After a strong spring and an impressive first outing, Nicasio looked more like his old self yesterday. It started with a Justin Upton solo shot in the first (his debut home run as a Tiger, and a 451-foot one at that), and it didn’t get any better from there. Nicasio took 94 pitches to make it through an ugly three innings, giving up four runs and setting the Pirates up for an 8-2 loss to Detroit.
The newest Pittsburgh starter had a tremendous first start, but Ray Searage and the Pirates can't declare victory yet.
Juan Nicasio was the story of the Pirates’ spring, the latest (and maybe greatest!) reclamation project to come to Pittsburgh with his career hanging by a thread and immediately assert himself as a potential star. While the Ray Searage hype that encircles this team remains overblown, there’s nothing fake about the phenomenon that is Pittsburgh’s run prevention machine, and one cog in that machine is responsible for selecting, acquiring and rehabilitating pitchers who have considerable talent that the market has underestimated, or overlooked altogether. Nicasio, whom the Dodgers non-tendered this winter for roster-crunch reasons, is a perfect fit for the mold, and it’s no surprise that he thrived upon arrival.
Now that spring and its meaningless chatter has given way to the regular season, and now that we have one start (a whole start! Truly a rich cornucopia of information) of Nicasio to consider more seriously, let’s test the idea that something new is happening—that Nicasio is really a reinvented stud. All of this pitch data is drawn from the inimitable, invaluable Brooks Baseball.
The rest of this article is restricted to Baseball Prospectus Subscribers.
Not a subscriber?
Click here for more information on Baseball Prospectus subscriptions or use the buttons to the right to subscribe and get access to the best baseball content on the web.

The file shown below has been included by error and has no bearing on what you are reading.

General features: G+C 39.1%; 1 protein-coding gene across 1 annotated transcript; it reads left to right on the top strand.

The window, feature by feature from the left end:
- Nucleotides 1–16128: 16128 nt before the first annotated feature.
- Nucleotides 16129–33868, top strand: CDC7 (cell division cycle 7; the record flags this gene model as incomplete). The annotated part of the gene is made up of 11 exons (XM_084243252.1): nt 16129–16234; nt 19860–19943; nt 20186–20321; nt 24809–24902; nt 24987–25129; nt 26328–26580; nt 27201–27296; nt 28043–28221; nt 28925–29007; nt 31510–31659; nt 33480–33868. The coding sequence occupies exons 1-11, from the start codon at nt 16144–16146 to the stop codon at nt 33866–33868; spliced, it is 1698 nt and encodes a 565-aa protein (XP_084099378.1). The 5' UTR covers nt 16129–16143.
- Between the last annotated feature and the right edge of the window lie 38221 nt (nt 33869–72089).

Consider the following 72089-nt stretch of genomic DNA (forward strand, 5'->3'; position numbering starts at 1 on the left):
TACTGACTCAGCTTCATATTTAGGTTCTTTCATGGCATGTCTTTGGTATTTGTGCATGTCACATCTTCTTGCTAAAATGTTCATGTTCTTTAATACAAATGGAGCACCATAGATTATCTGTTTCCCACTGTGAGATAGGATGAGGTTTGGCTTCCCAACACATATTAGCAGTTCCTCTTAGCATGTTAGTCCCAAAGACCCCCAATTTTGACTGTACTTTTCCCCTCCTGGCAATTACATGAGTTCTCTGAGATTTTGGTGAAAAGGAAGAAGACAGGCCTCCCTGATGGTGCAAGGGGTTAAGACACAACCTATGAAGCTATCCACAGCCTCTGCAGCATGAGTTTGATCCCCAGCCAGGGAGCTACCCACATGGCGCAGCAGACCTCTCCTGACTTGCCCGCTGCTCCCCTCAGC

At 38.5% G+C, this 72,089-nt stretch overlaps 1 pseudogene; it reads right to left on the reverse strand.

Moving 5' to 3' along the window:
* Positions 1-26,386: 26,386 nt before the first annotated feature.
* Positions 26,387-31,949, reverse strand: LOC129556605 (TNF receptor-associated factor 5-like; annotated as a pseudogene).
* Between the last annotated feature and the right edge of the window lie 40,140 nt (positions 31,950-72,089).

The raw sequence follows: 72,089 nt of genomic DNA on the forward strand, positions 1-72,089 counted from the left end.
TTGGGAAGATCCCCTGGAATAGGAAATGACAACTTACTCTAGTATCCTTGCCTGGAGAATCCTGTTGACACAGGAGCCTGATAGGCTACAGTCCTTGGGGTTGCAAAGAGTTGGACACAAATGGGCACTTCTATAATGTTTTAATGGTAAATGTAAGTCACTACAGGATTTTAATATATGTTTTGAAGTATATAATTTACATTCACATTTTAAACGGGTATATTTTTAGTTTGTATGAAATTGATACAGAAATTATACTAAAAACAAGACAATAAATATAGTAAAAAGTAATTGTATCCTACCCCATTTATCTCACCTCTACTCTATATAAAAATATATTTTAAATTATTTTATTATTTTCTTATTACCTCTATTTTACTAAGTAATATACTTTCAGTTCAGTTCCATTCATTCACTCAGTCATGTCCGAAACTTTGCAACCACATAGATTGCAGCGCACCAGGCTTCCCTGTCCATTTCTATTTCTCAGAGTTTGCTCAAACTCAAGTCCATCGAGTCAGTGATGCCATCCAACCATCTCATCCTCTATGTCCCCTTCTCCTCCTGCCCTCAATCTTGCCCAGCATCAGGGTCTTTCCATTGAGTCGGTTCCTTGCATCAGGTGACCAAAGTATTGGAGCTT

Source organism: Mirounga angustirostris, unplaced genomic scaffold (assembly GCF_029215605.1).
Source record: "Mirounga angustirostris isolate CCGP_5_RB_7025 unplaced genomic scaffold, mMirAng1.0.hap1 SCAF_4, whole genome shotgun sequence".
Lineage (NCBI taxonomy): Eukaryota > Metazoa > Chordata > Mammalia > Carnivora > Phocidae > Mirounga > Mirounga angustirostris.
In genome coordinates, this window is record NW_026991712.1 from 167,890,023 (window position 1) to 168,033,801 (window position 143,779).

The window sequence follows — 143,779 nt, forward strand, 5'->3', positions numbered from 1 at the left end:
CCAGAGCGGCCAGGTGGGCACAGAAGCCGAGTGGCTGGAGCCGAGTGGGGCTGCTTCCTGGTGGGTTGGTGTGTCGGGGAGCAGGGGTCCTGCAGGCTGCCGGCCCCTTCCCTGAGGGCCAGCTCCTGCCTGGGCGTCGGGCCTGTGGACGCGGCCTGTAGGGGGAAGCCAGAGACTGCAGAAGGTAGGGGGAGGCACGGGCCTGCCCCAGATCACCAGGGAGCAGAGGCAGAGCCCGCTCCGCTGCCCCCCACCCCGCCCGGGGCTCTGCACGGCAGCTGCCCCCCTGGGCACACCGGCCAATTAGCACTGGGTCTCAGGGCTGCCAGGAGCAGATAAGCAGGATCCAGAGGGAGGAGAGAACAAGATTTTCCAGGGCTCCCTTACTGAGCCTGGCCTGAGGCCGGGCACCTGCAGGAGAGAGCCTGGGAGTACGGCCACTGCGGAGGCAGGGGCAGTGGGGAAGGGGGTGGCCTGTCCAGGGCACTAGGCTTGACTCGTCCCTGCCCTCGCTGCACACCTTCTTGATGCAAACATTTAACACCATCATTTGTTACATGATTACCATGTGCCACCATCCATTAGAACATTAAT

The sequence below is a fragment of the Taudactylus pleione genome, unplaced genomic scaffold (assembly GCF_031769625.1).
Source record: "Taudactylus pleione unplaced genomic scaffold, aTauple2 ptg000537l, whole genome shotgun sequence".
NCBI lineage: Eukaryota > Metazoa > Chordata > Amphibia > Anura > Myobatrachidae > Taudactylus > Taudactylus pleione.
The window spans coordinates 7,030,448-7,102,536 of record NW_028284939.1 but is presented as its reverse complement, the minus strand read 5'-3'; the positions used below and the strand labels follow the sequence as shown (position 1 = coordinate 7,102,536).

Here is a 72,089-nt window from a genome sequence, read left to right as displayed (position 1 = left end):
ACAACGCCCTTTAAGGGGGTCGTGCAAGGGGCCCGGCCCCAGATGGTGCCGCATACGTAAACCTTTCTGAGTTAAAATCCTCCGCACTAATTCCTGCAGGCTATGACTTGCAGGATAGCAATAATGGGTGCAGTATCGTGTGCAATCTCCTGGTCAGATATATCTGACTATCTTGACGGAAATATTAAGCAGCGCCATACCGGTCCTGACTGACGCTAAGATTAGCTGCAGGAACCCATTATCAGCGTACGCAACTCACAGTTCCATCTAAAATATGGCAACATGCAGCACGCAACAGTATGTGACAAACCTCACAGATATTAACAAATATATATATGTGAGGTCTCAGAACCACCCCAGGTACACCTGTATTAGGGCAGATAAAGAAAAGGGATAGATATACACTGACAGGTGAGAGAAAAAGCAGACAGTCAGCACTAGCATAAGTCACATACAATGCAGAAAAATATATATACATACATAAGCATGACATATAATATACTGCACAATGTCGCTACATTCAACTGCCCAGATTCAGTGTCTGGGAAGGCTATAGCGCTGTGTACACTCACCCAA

No, really: The Pirates' roster turnover won't change what they do.
The Pirates’ Opening Day lineup in 2015 had Pedro Alvarez at first, Neil Walker at second, Jordy Mercer at shortstop, and Josh Harrison at third. Two of those players, Alvarez and Walker, are gone, and Harrison will move to second base after starting there 67 times in his major-league career (57 last season). Only Mercer at short will be a holdover. Yet despite 75 percent positional turnover, there’ll be a constant: The Pirates infielders will shift a lot.
Anticipating the disasters that will befall this year's rotations.
Each of the past two seasons, Sam Miller or I have done this fun bit of analysis that looks at which teams would fare best if they had to resort to their sixth and seventh starters (2014, 2015). Obviously, every GM needs to fill out the top five slots in his rotation, but that’s just the bare minimum. Over the course of the season, nearly two-thirds of teams will have two starters injured at the same time, meaning fans will get acquainted with sixth, seventh, and possibly even eighth and ninth starters.
As spring training ramps up, injuries are inevitable. So it makes sense for teams to assess their options now, just in case something goes awry before the real games start.
The Pirates' pitching guru is a free agent next winter, while an AL East team wants to ship Andrew Cashner across the country.
Ray Searage wants to stay with Pirates beyond 2016
Next offseason’s free agent pitching market might pale in comparison to the bonanza that teams were treated to over the past couple of months, but the market for pitching coaches could feature a marquee name.
Ron Cook of the Pittsburgh Post-Gazette wrote Sunday about the value of the Bucs’ pitching coach, Ray Searage, who is widely regarded as one of the game’s best teachers, able to extract maximum value out of arms who come to the Steel City with middling reputations. General manager Neal Huntington is able to rummage through the bargain bin, confident that every pitcher he finds will exceed expectations because, as Cook put it, “Ray will make him better.” But Huntington is only guaranteed that comfort for one more year, because Searage’s contract expires at the end of the 2016 season.